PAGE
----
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Japan Earthquake 2011: Should the United States Help Based on Japan's Response to Hurricane Katrina?

Updated on July 1, 2017
Survivors walk through the debris left after the earthquake that hit Japan March 11, 2011
Survivors walk through the debris left after the earthquake that hit Japan March 11, 2011

Why should America care about the devastation in Japan?

I have to admit that as I have read articles regarding the devastation suffered in Japan in recent days, I have been appalled at the number of comments stating that we here in the United States should not be concerned about the loss of life, the destruction of property and the ravaging of the Japanese economy that we have seen. It would be easy to get into a deep discussion of the political and economic reasons why the United States must be concerned about this tragedy, but instead I just want to focus on the moral reasons why. And it is simple really. Good people care. Period.

But even beyond that, as humans we must feel compassion for those in need, those who suffer, and those touched by tragedy. It is this sense of unity with our fellow man that makes us what we are. Without it we are less civilized and less worthy of compassion ourselves. We are nothing more than barbarians, neanderthals and primal beasts. If we cannot feel for those who have fallen victim to the mercilessness of nature when we are in a position to help, how can we expect others to feel for us when the tables are turned and it is our time to suffer? But some say Japan did nothing for us when we faced our time of need. Where was Japan, they say, when Hurricane Katrina came ashore?


The devastation of Hurricane Katrina
The devastation of Hurricane Katrina

A friend indeed if there as well when we're in need...

Many of the comments I have seen have focused on Japan's supposed lack of aid when Hurricane Katrina struck New Orleans and the Gulf Coast region of the United States in September 2005 killing over 1800 people. But the reality is Japan was very generous in their aid for those struck by the catastrophic ruin of Katrina. Within days of the tragedy, individuals in Japan had donated $1.5 million and one Japanese businessman donated $1 million of his personal wealth to aid victims. The Japanese government donated $200,000 in cash to the American Red Cross plus an additional $800,000 in relief supplies such as blankets, medicine and generators.

But these donations were just the beginning of Japan's reaching out to the Katrina victims. Japanese corporations donated over $12 million in the early days of the storms aftermath and the AEON Group, one of Japan's largest retailers spent the month following Katrina's landfall collecting donations at their more than 700 stores and also donated 1% of profits to the relief effort. The Japanese Red Cross partnered with Japan's leading television broadcaster, NHK-TV, got a national fundraising drive. Musicians and entertainers joined together for Hurricane Relief Japan to raise money at concerts and via artist websites.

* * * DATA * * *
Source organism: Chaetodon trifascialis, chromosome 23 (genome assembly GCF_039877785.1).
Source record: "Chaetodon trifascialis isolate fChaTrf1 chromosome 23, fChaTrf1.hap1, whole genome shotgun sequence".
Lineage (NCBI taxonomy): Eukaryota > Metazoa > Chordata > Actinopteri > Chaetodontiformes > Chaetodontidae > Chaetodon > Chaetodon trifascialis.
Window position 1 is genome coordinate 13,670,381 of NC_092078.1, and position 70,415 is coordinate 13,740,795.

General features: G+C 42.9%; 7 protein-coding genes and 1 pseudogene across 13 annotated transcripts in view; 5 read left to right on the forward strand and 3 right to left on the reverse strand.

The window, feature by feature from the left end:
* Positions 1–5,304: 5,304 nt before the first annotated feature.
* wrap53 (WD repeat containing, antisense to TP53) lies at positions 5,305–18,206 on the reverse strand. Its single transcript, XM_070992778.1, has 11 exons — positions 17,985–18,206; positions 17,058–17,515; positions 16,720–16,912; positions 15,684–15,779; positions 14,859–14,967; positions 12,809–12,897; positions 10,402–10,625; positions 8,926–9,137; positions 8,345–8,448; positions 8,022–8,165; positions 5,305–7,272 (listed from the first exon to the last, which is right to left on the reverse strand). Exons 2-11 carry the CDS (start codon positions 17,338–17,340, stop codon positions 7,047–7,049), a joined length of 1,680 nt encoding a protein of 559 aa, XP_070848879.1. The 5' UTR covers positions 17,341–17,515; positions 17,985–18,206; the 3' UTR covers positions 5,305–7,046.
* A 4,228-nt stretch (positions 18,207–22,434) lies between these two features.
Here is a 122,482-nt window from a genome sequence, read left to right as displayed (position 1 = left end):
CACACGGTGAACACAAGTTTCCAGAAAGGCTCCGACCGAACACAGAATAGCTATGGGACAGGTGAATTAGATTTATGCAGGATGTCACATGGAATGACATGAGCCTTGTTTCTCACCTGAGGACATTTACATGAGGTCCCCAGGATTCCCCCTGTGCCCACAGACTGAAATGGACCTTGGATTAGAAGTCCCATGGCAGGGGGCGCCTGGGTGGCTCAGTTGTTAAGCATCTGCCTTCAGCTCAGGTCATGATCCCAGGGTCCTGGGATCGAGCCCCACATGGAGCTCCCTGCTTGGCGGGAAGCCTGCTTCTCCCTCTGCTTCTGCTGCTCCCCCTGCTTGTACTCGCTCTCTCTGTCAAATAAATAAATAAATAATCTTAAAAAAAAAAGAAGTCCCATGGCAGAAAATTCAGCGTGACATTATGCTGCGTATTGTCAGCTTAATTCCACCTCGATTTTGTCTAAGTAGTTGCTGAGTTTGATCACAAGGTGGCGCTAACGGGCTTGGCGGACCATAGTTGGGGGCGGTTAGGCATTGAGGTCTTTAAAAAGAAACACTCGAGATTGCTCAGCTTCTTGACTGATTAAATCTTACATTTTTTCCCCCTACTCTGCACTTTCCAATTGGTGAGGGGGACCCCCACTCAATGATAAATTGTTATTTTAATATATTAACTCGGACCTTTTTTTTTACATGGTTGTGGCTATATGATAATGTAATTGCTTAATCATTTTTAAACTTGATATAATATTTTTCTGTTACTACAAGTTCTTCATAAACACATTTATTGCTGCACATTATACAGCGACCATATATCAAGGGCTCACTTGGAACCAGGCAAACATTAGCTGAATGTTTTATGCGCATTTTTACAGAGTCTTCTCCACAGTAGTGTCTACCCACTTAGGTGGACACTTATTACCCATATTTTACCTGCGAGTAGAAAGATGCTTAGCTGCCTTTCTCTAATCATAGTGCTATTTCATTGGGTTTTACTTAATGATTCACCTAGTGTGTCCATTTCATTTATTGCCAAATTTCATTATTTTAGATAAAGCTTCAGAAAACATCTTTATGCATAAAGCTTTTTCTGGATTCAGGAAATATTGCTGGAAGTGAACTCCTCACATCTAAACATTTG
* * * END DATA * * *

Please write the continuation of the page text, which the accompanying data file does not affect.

American Search & Rescue dogs are on their way to help in Japan
American Search & Rescue dogs are on their way to help in Japan

It is not about the numbers. It is not about repayment.

In the end, I have no idea what the dollar amount of Japan's support for the victims of Hurricane Katrina ended up being and frankly, I do not see why a dollar amount matters. Wealthy Japanese donated hundreds of thousands and even millions of dollars to aid those in need. The average Japanese worker gave tens and hundreds, dollars and dimes -- whatever they could to help people on the other side of the world from a place they probably have no hope of ever visiting. They did this for people from the nation that sixty years earlier had killed tens of thousands of their countrymen with the dropping of two bombs that were more devastating than any weapon ever utilized before or since.

They helped because the Japanese people understand that in the end we are all here for each other before all else. Nothing in this world is more important than life and the freedom to live happily and peacefully. We may have once been enemies, but we are beyond that now and must join together to overcome the tragedies that we face. Hurricane Katrina took almost 2000 lives and has a name to give it a place in history.

The earthquake that hit Japan on March 11, 2011 will likely have a death toll in the thousands and possibly tens of thousands but oddly will have to be given a name for the history books since quakes are not named. When the people of the future look back in the history books, lets hope that they will find Americans were just as generous in Japan's time of need as they were during ours.

Images of the Devastation in Japan

Please be advised that many of the images within the links below are somewhat graphic and may be too disturbing for some readers, but I thought it necessary to include these to illustrate just how devastating this disaster has been and how serious the crisis is that our friends in Japan now face.

Will you donate to help the recovery effort in Japan?

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